On Friday, April 8, two days after its editors went public with an admission of yet another journalistic dereliction – the paper acknowledged that, as a result of a secret deal with Columbia University, student reaction was deliberately excluded from a front-page “exclusive” on the release of a report dealing with allegations of bias on the part of pro-Palestinian faculty – there appeared in the Times a profile of Joseph Massad, one of the professors at the heart of the Columbia controversy. (The paper, as it happens, had seen fit to solicit and run Massad’s thoughts the week before in the very article in which his critics were ignored.)
The Massad profile appeared in the Metro section’s “Public Lives” section, which for all intents and purposes has served as an exercise in cheerleading for obscure, ignored, or over-the-hill leftist academics and activists, particularly when reporter Chris Hedges held a near-exclusive byline on its contents.
In this case, Massad was written up by Robin Finn in a fashion reminiscent of the way a problematic client is washed, blow-dried and exfoliated for public view by a dedicated and enterprising public relations imagemeister – a buff-and-shine service the Times would never in a million years accord, say, a conservative professor under fire from liberal students.
“The perfect host,” Finn sang of Massad, “perfectly attired, right down to the opalescent links binding his French cuffs. The reading material on his coffee table is decorative propaganda, apolitical: ‘The World Atlas of Wine’; a pictorial of a favored destination, Amberley Castle in Sussex, England; and a catalog in which he excitedly points out the brass chandelier … he recently purchased in Cairo.”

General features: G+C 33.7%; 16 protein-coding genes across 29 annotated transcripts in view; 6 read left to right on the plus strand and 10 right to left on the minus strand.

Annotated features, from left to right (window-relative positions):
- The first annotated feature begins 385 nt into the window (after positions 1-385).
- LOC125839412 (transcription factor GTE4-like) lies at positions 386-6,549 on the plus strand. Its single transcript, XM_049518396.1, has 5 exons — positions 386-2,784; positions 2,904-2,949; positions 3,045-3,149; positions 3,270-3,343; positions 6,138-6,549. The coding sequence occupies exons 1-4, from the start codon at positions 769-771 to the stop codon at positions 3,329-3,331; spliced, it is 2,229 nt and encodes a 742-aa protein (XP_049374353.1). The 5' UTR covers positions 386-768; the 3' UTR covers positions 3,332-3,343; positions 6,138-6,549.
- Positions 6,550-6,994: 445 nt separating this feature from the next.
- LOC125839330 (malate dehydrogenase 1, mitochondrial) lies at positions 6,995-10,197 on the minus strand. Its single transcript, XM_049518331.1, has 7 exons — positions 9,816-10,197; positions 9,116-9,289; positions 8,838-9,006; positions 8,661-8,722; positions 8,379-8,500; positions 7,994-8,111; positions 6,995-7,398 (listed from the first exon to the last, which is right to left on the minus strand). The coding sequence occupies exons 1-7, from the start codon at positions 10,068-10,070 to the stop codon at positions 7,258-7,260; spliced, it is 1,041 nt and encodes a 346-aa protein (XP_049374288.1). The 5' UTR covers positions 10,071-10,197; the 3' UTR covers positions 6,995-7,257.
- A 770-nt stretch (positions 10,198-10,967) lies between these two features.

Indeed. Finn, becoming more besotted with every sentence, went on to describe Massad’s eyes as “telegraphing hurt and anger behind black-framed glasses” and then, mere infatuation apparently overtaken by full-blown puppy love, rhapsodized about the professor like so: “His demibeard is neatly sculptured. His Continental accent is more soothing than strident. His elaborate freestanding Egyptian water pipe is stoked with apple-flavored tobacco as a weekend indulgence, accompanied by Cognac, after dinner parties. Only legal substances are imbibed.”
(There’s something about Arab academics that sets the hearts of liberal writers aflutter. Jennifer Senior, in an article earlier this year in New York magazine, evoked the ambience of one of those cheesy, early 1960’s Photoplay-style puff pieces on a swarthy and debonaire Omar Sharif when she described Rashid Khalidi, director of Columbia’s Middle East Institute, as “bearded, compact, powerfully charismatic,” and informed her readers that he looked at her “with intense blue eyes.”)
The Sunday after the Times disclosed its unethical little arrangement with Columbia and Finn sent that charming Valentine to Massad, the paper’s public editor/ombudsman, Dan Okrent, weighed in with his take on the matter. Let’s put it this way: if, despite everything you know about the Times, you still were inclined to view that paper as the gold standard of honest and trustworthy journalism, you now have no reason to persist in that delusion, as per Okrent’s own words.
“I wish I could say the Columbia story was an aberration,” he wrote. “I wish as well I could prove it was not. Reporters who make secret quid pro quo agreements with sources don’t pick up the phone to tell me they’ve just concluded a deal. I’ve stumbled across several pieces in the last few months that emit a slightly fishy aroma, but it would be unfair to cite specifics when reporters deny they’ve made deals and I can’t prove otherwise.”
Okrent did share a few of what he termed “telltale signs” that readers could interpret as grounds for suspicion – nothing, really, that anyone of moderate intelligence didn’t already know – but the underlying if somewhat understated message of his article could not have been more clear: Times readers, you’re on your own. Caveat emptor. Buyer beware.